Actually, what I was trying to find were copies of some articles he wrote when he was at Hamilton College. We had gotten them from a kind gentleman in the Alumni Office who was gave us the generous gift of Dad's alumni magazine obituary. Odd as that sounds - an obituary being a generous gift? - that's what it was, and I re-read the post every 'today' or as the mood strikes.
Hard as I've looked, I haven't been able to find the copies, which frustrates me, and in fact brings out the Dad in me. Patience with himself not being one of his virtues, he had a litany of mostly under-his-breath mutterings that I find myself repeating when I'm kicking myself for some minor failing or another - losing something being a prime example - about which, in reality, only I have any concern.
While I wasn't able to locate the particular collection of writing I was looking for, I did another set of family papers that has me wondering, this Wednesday.
Here's a sample of what was in the packet:
Dear Miss Oldring:
You suggested in your last letter that I send you my next story before I labored over it too much. Well - here it is.
Notwithstanding your kindness, I feel that I have taken a terrible liberty. This is only the first typing and even a casual reading reveals so many glaring inadequacies that my conscience bothers me.
To plunge simultaneously into the light touch and more plot is quite an undertaking for a dour person whose temperament and training is so exclusively for clear exposition as against baloney.
So, I realize that I have got to do a lot of work on this. The dialog needs sharpening up and a cross-check with young folks. There's too much dialog. What plot there is needs more punch. Damn it all, the whole thing's lousy. Maybe it will show that I'm teachable.
I hope business brings me to New York soon. You've been so kind to me; I want to buy you a lunch.Oh boy. Talk about muttering!
Miss Oldring worked for a New York literary agent, then called Harold Ober, Inc. still in existence today, and at one point, home to many famous authors. The letter was written not by my Dad, but by his father -- R. W. Drummond, the grandfather I never met.
A man who had a day job with Oneida Ltd., but who wanted to be more, wanted to tell stories and share them with the world. The man who, as president of the Board of Education, offered up words of wisdom to graduating seniors, encouraging them to be all they could be, even as he lived his 'double life' of executive by day, frustrated, self-conscious, highly self-critical writer by night and weekend.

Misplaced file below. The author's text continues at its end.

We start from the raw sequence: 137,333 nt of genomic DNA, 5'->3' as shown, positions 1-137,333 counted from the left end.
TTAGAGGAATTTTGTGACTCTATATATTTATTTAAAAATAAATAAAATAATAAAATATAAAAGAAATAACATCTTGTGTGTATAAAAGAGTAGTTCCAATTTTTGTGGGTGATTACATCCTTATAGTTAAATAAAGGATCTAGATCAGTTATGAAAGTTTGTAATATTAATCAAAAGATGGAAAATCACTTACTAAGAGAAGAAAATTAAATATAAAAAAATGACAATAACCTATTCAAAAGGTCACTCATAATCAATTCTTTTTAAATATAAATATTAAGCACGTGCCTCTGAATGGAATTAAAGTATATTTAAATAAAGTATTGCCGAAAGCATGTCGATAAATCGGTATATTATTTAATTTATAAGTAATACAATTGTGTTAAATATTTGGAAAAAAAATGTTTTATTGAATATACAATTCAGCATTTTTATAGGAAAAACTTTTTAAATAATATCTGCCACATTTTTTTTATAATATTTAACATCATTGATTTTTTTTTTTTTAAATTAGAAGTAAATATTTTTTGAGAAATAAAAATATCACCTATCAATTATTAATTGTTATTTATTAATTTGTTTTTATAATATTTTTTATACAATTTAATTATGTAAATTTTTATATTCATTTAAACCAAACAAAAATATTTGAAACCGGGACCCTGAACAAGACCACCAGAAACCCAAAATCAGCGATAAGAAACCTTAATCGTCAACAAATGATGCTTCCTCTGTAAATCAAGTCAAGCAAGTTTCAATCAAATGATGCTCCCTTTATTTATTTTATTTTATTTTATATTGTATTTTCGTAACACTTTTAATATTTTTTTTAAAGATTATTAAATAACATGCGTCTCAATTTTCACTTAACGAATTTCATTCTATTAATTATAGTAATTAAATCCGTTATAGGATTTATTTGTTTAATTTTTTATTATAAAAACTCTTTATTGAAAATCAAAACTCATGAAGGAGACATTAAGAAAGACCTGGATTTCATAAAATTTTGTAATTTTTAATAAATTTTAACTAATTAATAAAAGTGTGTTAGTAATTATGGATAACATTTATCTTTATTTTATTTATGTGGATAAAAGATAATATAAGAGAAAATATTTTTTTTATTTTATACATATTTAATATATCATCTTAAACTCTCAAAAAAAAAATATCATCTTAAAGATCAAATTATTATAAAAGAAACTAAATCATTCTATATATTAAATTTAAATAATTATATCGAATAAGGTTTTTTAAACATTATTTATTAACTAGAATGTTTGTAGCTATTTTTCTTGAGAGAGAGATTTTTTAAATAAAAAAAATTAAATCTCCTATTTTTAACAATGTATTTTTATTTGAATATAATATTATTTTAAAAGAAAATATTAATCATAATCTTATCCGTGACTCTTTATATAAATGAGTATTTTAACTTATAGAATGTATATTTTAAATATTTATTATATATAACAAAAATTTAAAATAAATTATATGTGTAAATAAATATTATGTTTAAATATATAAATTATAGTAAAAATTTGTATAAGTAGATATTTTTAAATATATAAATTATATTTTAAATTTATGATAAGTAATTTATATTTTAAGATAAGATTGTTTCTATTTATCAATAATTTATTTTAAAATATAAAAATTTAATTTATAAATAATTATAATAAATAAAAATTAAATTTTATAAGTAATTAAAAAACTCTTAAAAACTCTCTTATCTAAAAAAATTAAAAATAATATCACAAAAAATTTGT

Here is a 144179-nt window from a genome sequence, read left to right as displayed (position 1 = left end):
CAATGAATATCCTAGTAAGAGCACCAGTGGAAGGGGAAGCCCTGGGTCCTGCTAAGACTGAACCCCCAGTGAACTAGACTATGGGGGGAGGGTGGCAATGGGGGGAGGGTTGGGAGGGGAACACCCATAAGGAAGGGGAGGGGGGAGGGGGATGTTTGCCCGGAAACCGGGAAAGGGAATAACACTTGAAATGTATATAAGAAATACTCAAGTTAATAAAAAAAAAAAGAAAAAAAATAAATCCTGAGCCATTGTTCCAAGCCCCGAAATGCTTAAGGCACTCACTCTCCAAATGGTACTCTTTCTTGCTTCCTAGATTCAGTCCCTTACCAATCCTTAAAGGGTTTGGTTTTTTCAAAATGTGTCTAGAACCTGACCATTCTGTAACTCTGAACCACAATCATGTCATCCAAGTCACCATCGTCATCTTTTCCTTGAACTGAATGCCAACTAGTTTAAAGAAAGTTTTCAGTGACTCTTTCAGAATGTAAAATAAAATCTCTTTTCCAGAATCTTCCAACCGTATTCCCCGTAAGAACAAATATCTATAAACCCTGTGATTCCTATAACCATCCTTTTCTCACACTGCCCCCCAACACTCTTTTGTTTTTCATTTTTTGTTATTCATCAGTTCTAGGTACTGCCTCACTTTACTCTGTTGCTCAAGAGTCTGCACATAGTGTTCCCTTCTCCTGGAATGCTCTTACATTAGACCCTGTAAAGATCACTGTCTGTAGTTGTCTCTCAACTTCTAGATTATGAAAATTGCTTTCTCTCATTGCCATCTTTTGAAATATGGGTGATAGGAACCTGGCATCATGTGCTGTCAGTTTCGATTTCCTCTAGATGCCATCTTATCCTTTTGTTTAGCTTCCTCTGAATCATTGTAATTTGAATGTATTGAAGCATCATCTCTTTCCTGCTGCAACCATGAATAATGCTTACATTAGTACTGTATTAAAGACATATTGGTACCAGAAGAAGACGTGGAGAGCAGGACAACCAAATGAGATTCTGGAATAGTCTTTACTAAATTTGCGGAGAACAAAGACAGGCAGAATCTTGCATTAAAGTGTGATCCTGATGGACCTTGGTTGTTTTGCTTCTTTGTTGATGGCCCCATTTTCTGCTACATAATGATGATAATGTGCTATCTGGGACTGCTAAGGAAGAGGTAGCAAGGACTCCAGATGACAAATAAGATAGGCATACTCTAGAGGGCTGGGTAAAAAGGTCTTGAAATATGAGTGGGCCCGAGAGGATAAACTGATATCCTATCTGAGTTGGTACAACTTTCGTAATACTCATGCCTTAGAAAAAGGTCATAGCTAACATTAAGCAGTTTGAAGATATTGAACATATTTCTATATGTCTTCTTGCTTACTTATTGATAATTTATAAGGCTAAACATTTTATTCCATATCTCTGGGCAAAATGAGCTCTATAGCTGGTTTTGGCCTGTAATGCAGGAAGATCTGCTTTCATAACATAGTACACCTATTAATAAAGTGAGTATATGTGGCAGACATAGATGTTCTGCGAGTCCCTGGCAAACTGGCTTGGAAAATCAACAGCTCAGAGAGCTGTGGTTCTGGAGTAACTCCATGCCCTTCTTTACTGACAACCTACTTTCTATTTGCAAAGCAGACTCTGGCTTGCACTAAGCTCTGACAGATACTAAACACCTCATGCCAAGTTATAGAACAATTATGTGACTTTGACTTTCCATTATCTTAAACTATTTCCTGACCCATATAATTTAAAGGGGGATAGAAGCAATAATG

My Dad had so much of his father in him, it seems.
He wrote, too: daily, on the countless essays and tests he marked in his career as a teacher, constantly offering feedback and encouragement, and of course, sometimes just the dreaded note that a student had completely missed the mark.
Stoking his passion - he had always wanted to be a reporter - he wrote articles for the community newspaper that served the little village of Jordan and the other western reaches of Onondaga County, while he had his day job and his volunteer jobs within the community. After he retired from teaching, he wrote for the school district newsletter, tracking down alumni in various professions years after graduation, getting them to talk about the value of the education they received at Jordan-Elbridge, and encouraging others through the stories. There was also his foray into poetry; given the observance of Martin Luther King Day this week, it seems appropriate to share his effort.
So - my grandfather. My dad. And now, there's me: a third generation 'keep-the-day-job, try-to-be-a-writer' person, full of self-doubt, a mutterer and sputterer, apparently from way back. I'm wondering, this Wednesday, what Dad would tell me about his father, and his father's writing, and his own writing, and mine.
And I'm wondering, is this nature or nurture? Writer begat writer begat writer? Or, frustrated writer nurtured a frustrated writer nurtured a frustrated writer? Maybe a person can be born with a nibbled-on pen or pencil in their hand, just as easily as with a silver spoon (or, famously, with a silver foot ) in their mouth? Or do they pick up the pen, with awe or reverence, or at some point simply coming to the realization that a pen is not just for jabbing a sibling?
I'm not sure. Intrigued, but not sure.
There is one thing that regular readers may pick up on, and that's the obvious divergence of my branch of the family writing tree from by grandfather's. It's my obvious appreciation for 'baloney' -- which I attribute to my father, with great love. In that regard, and others, this apple surely did not fall far.
I'll find the articles I was looking for, or I'll go to Hamilton College and read them myself, one of these days. We have an open invitation to do that, with some advance notice.
In the meantime? I have some short stories to read.